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Campus student organizations spearhead fundraising efforts for Libya, Morocco disasters

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Student organizations representing communities in Morocco and Libya split donations equally between the two countries. Received funds are used for supplies and direct donations to verified GoFundMe campaigns.


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SEPTEMBER 18, 2023

In response to two recent disasters that struck the Maghreb region of North Africa last week — a 6.8-magnitude earthquake in Morocco and floods in Libya — students organized a two week long fundraising campaign.

The South Asian, Southwest Asian, North African Initiative, or SSWANA, the Middle Eastern, Muslim, Sikh, South Asian coalition, or MEMSSA, ASUC committee office and the African Maghreb Student Union, or AMSU, organized the fundraiser event to support both countries’ victims.

According to President and Founder of AMSU, Yasmine Tani, the linked Venmo account garnered $1,500 within the first three days of tabling on Sproul Plaza and promotions on social media. The funds are to be split equally between both counties to direct victims of the disasters — using connections made through the External Affairs Vice President’s office and Maghreb students.

“It was incredibly confronting to have earthquakes happen in Morocco and then within literally a few days have floods and big storms happen in Libya,” Tani said. “We definitely knew that we wanted to host a fundraiser, especially alongside other organizations, because we knew that a lot of the students were relying on us to determine where they should be sending their money, or different ways that they could help, because we are the club that directly represents Morocco and Libya.”

Shaadi Ahmadzadeh, Student Advocacy and Organizing Director for MEMSSA, who helped construct the fundraisers’ website and table on Sproul, said they also promoted verified GoFundMe campaigns to go directly to families. This was keeping with the effort’s “hyper-local” aspect to make a larger impact, as opposed to working with larger organizations such as the Red Cross, Ahmadzadeh added.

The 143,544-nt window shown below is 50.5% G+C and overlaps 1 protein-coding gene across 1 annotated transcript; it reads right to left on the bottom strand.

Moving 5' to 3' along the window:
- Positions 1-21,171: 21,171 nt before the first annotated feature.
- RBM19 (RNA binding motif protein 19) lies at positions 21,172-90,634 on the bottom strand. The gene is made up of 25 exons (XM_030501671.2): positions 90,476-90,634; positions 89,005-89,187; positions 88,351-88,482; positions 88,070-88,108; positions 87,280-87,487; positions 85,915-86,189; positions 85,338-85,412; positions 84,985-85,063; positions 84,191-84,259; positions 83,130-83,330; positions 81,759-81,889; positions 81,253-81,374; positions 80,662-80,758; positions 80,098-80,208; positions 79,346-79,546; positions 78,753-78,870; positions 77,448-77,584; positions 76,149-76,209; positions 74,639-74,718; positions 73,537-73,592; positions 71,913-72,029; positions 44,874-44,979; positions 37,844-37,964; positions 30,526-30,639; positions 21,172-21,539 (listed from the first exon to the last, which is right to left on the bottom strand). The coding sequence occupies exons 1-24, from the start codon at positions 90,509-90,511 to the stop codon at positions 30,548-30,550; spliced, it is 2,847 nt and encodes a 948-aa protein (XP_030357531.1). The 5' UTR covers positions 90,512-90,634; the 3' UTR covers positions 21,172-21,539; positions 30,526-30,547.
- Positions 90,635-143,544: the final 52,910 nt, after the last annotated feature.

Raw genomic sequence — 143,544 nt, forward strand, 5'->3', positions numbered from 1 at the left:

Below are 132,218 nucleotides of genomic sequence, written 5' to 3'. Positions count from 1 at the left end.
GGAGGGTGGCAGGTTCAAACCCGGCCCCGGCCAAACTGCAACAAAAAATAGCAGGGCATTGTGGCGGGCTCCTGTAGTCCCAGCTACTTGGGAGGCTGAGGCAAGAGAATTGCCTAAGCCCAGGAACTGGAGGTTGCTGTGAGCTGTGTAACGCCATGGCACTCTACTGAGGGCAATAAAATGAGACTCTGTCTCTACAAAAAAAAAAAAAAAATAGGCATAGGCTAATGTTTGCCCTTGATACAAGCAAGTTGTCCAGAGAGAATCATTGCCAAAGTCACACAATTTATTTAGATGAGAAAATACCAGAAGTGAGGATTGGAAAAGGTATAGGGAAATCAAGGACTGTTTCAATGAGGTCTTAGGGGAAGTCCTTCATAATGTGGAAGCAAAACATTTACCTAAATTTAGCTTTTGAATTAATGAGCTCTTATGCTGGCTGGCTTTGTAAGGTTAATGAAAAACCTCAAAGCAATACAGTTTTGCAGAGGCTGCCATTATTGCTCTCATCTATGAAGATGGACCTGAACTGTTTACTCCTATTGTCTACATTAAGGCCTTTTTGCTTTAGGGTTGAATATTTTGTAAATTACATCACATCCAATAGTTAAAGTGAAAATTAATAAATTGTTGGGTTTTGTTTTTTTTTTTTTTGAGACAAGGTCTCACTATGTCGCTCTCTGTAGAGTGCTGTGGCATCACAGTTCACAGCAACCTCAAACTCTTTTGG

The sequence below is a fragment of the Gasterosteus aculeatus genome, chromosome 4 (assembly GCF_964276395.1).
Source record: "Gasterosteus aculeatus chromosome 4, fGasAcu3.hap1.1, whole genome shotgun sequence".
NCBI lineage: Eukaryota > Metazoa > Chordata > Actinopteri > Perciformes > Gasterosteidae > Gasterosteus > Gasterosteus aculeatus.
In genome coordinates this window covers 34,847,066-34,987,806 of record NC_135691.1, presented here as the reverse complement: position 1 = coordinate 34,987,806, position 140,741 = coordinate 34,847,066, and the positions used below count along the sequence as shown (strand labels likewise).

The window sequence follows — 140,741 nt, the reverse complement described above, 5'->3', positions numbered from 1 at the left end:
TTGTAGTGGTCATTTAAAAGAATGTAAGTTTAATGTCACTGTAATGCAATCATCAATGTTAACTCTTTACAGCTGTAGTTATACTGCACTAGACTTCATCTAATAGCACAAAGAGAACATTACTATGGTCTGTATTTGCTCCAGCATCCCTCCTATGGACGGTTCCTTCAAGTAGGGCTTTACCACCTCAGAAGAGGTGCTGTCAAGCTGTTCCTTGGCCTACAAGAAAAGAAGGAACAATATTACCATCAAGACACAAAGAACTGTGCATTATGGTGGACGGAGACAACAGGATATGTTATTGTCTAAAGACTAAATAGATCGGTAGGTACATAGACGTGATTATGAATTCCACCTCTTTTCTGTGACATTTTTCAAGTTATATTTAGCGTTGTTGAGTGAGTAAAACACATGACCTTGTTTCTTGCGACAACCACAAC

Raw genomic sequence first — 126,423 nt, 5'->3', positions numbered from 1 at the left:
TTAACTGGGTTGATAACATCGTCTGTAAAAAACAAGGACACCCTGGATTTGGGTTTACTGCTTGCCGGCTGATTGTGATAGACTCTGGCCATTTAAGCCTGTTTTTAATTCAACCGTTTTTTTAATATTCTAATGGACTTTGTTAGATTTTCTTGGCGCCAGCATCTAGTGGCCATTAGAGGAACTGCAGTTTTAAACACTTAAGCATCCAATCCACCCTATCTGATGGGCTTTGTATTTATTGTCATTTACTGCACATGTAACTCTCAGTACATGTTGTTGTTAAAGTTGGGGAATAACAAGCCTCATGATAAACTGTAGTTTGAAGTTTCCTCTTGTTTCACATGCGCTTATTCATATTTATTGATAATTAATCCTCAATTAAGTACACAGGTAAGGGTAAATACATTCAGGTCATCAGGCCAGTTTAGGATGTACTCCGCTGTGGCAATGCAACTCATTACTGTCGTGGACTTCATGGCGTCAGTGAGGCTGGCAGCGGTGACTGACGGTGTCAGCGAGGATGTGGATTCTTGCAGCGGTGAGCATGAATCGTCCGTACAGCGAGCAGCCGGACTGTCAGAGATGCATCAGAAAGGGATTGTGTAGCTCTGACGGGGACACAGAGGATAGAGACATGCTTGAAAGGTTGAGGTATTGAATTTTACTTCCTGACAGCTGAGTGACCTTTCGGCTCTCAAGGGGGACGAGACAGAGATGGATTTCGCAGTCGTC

Ahmadzadeh said focusing on local efforts also helps aid disperse faster and avoid overhead cost and transportation fees. Financial aid goes a long way, as the American dollar conversion is significant in both countries, Ahmadzadeh noted.

“It’s very important to be connected to what’s going on outside of our very niche bubble in Berkeley,” Ahmadzadeh said. “Berkeley is, in the grand scheme of things, it’s a very small place, and a lot of us are immigrants or first generation or second generation, so it’s very important to be connected to where we came from, and to have a global perspective … it just brings out the best in people — just banding together as strangers, just doing something for the common good.”

UC Berkeley student Rania Bouiri, whose family is from Casablanca, Morocco, immediately started planning with her family for ways to send supplies, forming an effort to send an air cargo to Morocco. She received over 40 bags of supplies to send full of clothes, shoes, tents, first-aid kits, flashlights, diapers, toiletries such as feminine hygiene items and blankets from the campus community. In addition, Bouiri received $500 in donations to buy other needed supplies and was able to send most supplies in the cargo to Morocco on Saturday night. She plans to send the remaining supplies to Libya.

“Despite my family not being directly impacted (as they are in Casablanca), in a way I felt like my family was because the people in Morocco are my people as well,” Bouiri said. “It felt like one family and everyone was supporting one another. I felt the support through the entire Berkeley community, which I really admired and appreciated what they were willing to give.”

General member of MEMSSA Liam Johnson helped table for the fundraiser and said anyone should offer support with or without donating, such as by raising awareness through social media or conversation with friends because the devastation of the events means “any effort helps.”

According to Ahmadzadeh, seeing the success of the fundraiser and interest to help in the community has been impactful to displaced families.

“I know there’s tons of disasters going on right now and it’s just been for a lot of our community members, it is a grief and struggle, but just seeing the overwhelming outpouring of support from our community — the MEMSSA community and beyond — it’s just fantastic and it’s very heartwarming,” Ahmadzadeh said.

Contact Ayah Ali-Ahmad at 


SEPTEMBER 18, 2023